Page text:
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GroMoPo Metadata for Quincy Basin USGS model


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Created: Feb 07, 2023 at 7:12 p.m.
Last updated: Feb 07, 2023 at 7:12 p.m.
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Abstract

The Miocene Columbia River Basalt Group and younger sedimentary deposits of lacustrine, fluvial, eolian, and cataclysmic-flood origins compose the aquifer system of the Quincy Basin in eastern Washington. Irrigation return flow and canal leakage from the Columbia Basin Project have caused groundwater levels to rise substantially in some areas. Water resource managers are considering extraction of additional stored groundwater to supply increasing demand. To help address these concerns, the transient groundwater model of the Quincy Basin documented in this report was developed to quantify the changes in groundwater flow and storage. The model based on the U.S. Geological Survey modular three-dimensional finite-difference numerical code MODFLOW uses a 1-kilometer finite-difference grid and is constrained by logs from 698 wells in the study area. Five model layers represent two sedimentary hydrogeologic units and underlying basalt formations. Head-dependent flux boundaries represent the Columbia River and other streams, lakes and reservoirs, underflow to and (or) from adjacent areas, and discharge to agricultural drains and springs. Specified flux boundaries represent recharge from precipitation and anthropogenic sources, including irrigation return flow and leakage from water-distribution canals and discharge through groundwater withdrawal wells. Transient conditions were simulated from 1920 to 2013 using annual stress periods. The model was calibrated with the parameter-estimation code PEST to a total of 4,064 water levels measured in 710 wells. Increased recharge since predevelopment resulted in an 11.5 million acre-feet increase in storage in the Quincy Groundwater Management Subarea of the Quincy Basin. Four groundwater-management scenarios were formulated with input from project stakeholders and were simulated using the calibrated model to provide representative examples of how the model could be used to evaluate the effect on groundwater levels as a result of potential changes in recharge, groundwater withdrawals, or increased flow in Crab Creek. Decreased recharge and increased groundwater withdrawals both resulted in declines in groundwater levels over 2013 conditions, whereas increasing the flow in Crab Creek resulted in increased groundwater levels over 2013 conditions.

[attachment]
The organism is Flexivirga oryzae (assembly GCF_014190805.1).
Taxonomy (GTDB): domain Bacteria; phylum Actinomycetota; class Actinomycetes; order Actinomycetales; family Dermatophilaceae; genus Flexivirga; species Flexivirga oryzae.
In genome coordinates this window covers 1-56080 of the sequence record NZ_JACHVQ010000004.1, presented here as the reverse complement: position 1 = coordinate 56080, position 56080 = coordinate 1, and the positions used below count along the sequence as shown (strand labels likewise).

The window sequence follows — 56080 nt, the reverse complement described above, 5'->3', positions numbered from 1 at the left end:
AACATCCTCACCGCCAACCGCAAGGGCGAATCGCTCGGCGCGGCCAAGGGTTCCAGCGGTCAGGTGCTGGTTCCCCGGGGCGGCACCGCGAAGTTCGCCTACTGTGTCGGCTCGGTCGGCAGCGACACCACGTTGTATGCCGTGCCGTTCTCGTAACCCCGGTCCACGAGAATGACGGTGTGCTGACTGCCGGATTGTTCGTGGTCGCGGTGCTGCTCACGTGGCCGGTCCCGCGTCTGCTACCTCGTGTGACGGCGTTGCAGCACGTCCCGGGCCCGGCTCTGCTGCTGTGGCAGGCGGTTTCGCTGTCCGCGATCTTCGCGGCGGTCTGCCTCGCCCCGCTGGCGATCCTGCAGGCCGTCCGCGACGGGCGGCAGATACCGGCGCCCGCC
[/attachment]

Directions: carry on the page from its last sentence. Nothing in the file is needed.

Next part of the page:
Subject Keywords

Coverage

Spatial

Coordinate System/Geographic Projection:
WGS 84 EPSG:4326
Coordinate Units:
Decimal degrees
Place/Area Name:
United States
North Latitude
47.5857°
East Longitude
-118.5937°
South Latitude
46.6620°
West Longitude
-120.1162°

Content

Additional Metadata

Name Value
DOI 10.3133/sir20185162
Depth
Scale 101 - 1 000 km²
Layers 2-5 layers
Purpose Groundwater resources
GroMoPo_ID 95
IsVerified True
Model Code MODFLOW
Model Link https://doi.org/10.3133/sir20185162
Model Time 1920-2013
Model Year 2018
Model Authors L. Frans
Model Country United States
Data Available Input and output publicly available
Developer Email lmfrans@usgs.gov
Dominant Geology Unconsolidated sediments
Developer Country USA
Publication Title Simulation of Groundwater Storage Changes in the Quincy Basin, Washington
Original Developer No
Additional Information This model was developed to examine groundwater storage changes in the Quincy Basin, Washington from 1920 to 2013
Integration or Coupling None of the above
Evaluation or Calibration Static water levels
Geologic Data Availability

How to Cite

GroMoPo, T. L. Watson (2023). GroMoPo Metadata for Quincy Basin USGS model, HydroShare, http://www.hydroshare.org/resource/2b2b5e784ac74ae9b3196d90a274a9a8

This resource is shared under the Creative Commons Attribution CC BY.

http://creativecommons.org/licenses/by/4.0/
CC-BY

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